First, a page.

Thing-a-Day 24: Thimble-full of Patience Card

Visualizing Low Reserves of Energy and Patience

Continuing the theme of low energy, I had an idea about taking a macro photograph of a thimble and putting some kind of cathartic wording around it. I went thimble shopping yesterday, busted out my 50mm macro lens, and took a picture with extremely shallow depth-of-field. Then I winged it.

Design Thoughts

A few days ago I was feeling SO LOW ON ENERGY that I grumped to myself, “I have less than a thimble-full of energy and I’m not giving it to ANYONE.” This got me thinking about just how much energy was in a thimble, which in turn gave me enough energy to want to BUY a thimble and some needle threaders, as I had discovered I didn’t have these items when I was attaching MicroUSB thumb drives to cards the other day.

It occurred to me that if I took a really close-up picture of a thimble, its holding capacity becomes much more subjective. We know that thimbles are small and wouldn’t hold a lot of anything, but when confronted with a macro (“extreme closeup”) photo of it, we physically see something much larger. How can you tell how much it can hold without any other reference for scale? And isn’t it the same for how much energy we think we have? A thimble-full of energy could be just a little, or it could actually be a lot.

The design of this 3×5″ card plays around with this idea. On the surface, it may appear to be another tool for venting like the Annoyed Task Planner, but like that tool it may help channel positive energies without actually telling you to cheer-up.

Download

I’m providing a low-resolution printout that you can cut-out yourself. With the ability to do some custom short-run products emerging from my other Thing-a-Day process explorations, I’m hoping to offer these sometime in the future for purchase in some kind of variety pack. We shall see!

This is another experiment, so let me know if it sparks any ideas in the comments! Enjoy!



About this Article Series

I'm challenging myself to create something new every day for the month of November 2014! The November Challenge Page lists everything in one place...check it out!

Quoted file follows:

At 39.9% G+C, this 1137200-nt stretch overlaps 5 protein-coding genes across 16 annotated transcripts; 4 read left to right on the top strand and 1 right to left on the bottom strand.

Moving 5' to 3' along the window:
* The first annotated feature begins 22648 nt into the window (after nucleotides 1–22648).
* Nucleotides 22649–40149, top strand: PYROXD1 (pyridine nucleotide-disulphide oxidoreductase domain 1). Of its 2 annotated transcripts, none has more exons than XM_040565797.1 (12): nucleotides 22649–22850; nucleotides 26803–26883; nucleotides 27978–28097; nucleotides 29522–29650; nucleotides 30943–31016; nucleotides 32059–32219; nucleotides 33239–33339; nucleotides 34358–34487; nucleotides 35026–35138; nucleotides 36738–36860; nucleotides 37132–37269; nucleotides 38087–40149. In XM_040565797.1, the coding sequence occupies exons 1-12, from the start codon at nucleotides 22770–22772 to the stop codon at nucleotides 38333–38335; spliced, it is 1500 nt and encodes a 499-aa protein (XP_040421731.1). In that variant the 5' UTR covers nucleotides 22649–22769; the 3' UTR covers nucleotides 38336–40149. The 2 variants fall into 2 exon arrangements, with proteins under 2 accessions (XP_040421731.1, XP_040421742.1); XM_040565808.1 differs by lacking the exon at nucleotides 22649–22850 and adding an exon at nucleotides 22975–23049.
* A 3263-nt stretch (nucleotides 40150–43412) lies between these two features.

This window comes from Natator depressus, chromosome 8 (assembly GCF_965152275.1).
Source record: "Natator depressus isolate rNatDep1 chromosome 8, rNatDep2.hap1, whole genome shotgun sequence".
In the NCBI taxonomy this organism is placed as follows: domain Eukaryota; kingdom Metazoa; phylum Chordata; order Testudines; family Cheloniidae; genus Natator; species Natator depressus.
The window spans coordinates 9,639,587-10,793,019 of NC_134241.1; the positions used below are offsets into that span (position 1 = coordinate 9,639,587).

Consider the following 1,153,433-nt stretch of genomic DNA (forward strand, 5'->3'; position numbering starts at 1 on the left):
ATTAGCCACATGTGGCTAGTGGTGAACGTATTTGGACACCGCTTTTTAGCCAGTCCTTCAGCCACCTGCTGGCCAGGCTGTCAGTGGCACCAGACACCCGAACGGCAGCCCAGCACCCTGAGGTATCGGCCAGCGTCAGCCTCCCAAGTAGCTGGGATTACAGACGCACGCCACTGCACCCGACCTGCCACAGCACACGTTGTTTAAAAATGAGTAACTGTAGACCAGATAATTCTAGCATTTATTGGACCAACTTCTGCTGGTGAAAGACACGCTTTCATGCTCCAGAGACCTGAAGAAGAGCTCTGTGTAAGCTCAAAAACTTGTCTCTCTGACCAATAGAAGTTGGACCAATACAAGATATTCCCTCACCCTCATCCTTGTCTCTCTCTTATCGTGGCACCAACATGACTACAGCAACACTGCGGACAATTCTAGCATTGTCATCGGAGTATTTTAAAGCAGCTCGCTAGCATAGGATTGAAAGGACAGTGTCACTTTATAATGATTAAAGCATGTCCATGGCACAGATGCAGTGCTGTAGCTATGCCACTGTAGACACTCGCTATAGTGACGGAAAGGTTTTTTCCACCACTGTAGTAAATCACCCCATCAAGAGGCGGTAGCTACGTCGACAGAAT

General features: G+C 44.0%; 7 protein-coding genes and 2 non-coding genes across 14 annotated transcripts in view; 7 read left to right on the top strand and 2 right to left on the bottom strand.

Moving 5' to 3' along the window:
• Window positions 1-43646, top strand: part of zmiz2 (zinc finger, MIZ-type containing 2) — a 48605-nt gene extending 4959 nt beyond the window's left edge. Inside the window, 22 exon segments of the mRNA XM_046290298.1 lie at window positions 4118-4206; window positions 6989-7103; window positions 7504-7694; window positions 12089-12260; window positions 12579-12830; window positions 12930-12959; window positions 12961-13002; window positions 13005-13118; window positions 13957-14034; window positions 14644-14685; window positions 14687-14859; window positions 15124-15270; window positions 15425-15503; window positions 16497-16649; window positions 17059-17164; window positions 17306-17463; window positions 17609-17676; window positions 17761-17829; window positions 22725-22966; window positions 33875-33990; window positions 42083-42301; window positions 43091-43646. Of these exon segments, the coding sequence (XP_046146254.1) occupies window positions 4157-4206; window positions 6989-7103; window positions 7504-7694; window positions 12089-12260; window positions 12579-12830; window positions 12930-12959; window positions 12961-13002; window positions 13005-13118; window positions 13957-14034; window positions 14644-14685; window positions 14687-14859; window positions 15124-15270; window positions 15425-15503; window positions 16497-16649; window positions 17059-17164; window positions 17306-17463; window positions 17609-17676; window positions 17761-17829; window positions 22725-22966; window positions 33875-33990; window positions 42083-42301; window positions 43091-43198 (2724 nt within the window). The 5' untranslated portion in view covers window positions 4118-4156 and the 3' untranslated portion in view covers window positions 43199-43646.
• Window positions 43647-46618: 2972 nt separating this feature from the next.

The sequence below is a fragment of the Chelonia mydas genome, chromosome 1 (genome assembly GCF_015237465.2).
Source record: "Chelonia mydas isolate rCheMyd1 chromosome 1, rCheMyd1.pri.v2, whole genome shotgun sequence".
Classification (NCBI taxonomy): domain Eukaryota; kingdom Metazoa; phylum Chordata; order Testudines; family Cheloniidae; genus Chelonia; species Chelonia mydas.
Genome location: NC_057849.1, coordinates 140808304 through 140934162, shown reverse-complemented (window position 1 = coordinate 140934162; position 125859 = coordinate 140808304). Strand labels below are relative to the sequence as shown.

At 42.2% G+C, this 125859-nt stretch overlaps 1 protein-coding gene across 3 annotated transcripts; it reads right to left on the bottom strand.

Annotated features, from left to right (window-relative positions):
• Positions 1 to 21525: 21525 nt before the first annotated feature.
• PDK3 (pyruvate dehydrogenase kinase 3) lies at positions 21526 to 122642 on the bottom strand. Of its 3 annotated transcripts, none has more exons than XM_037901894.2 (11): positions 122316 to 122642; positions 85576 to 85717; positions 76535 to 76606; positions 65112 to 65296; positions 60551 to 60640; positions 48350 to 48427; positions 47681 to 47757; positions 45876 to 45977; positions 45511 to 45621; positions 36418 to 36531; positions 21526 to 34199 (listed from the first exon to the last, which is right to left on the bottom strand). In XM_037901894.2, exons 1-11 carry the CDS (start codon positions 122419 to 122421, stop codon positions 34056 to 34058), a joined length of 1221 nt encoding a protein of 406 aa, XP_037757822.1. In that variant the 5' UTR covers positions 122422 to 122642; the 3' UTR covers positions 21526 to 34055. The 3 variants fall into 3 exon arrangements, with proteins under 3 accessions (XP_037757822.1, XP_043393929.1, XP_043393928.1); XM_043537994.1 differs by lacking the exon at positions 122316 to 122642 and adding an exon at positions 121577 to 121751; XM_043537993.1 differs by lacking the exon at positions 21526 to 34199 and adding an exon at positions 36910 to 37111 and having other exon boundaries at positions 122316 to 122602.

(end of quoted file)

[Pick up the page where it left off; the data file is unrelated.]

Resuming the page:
2 Comments

  1. cricket 2 years ago

    I’m experimenting with (actually stalling over, but we won’t get into that) some other tools to find patterns.

    The Now Habit suggests a procrastination log. Every time you notice yourself procrastinating, record time and context, activity you intended to do, thoughts and feelings (that might be holding you back), justification, attempted solution, and resultant thoughts and feelings.

    Thrive with ADHD suggests an intention log, used for one task each day. From imperfect memory of the podcast: What you intend to do and when (to the minute), what you need to do first to make it successful (eg buy something), did you succeed, if not then why not, and when or if you finally got around to it.

    My own idea, a “planned vs actual” log. Plan half day (or longer, but with less detail), maybe accurate to 5 minutes. Then compare actual to plan and look at the discrepancies. Why didn’t I. How do I feel about what I actually did? How do/did I feel before/during/after each activity? Looking back at day/week/month? I suspect I’ll find patterns, such reading blogs while rehydrating after exercise is a bad idea, stick to paper books. I already know that I feel more positive about everything the days I exercise, but actually do more work the day after, and on the third day it’s back to blah.

    Yeah, way too much for a single form. Hence the stall. Having trouble saying “experiment” instead of “want to do it right and collect all the data so I can see and leverage all the patterns.”

  2. Mariana Nofal 2 years ago

    Love it. But I’ve been thinking in a cheerful version, whith some space to register the improvement of your mood along the day. (I write in this funny way because I dont really know how to write in english). Sorry I can’t give a more complete feedback. Maybe someday, in spanish. Bye.

A message from Dave:

I believe we all benefit when we respectfully share our perspectives on common experiences. My house rules are "please be respectful of divergent views" and "enjoy the flow of ideas!"

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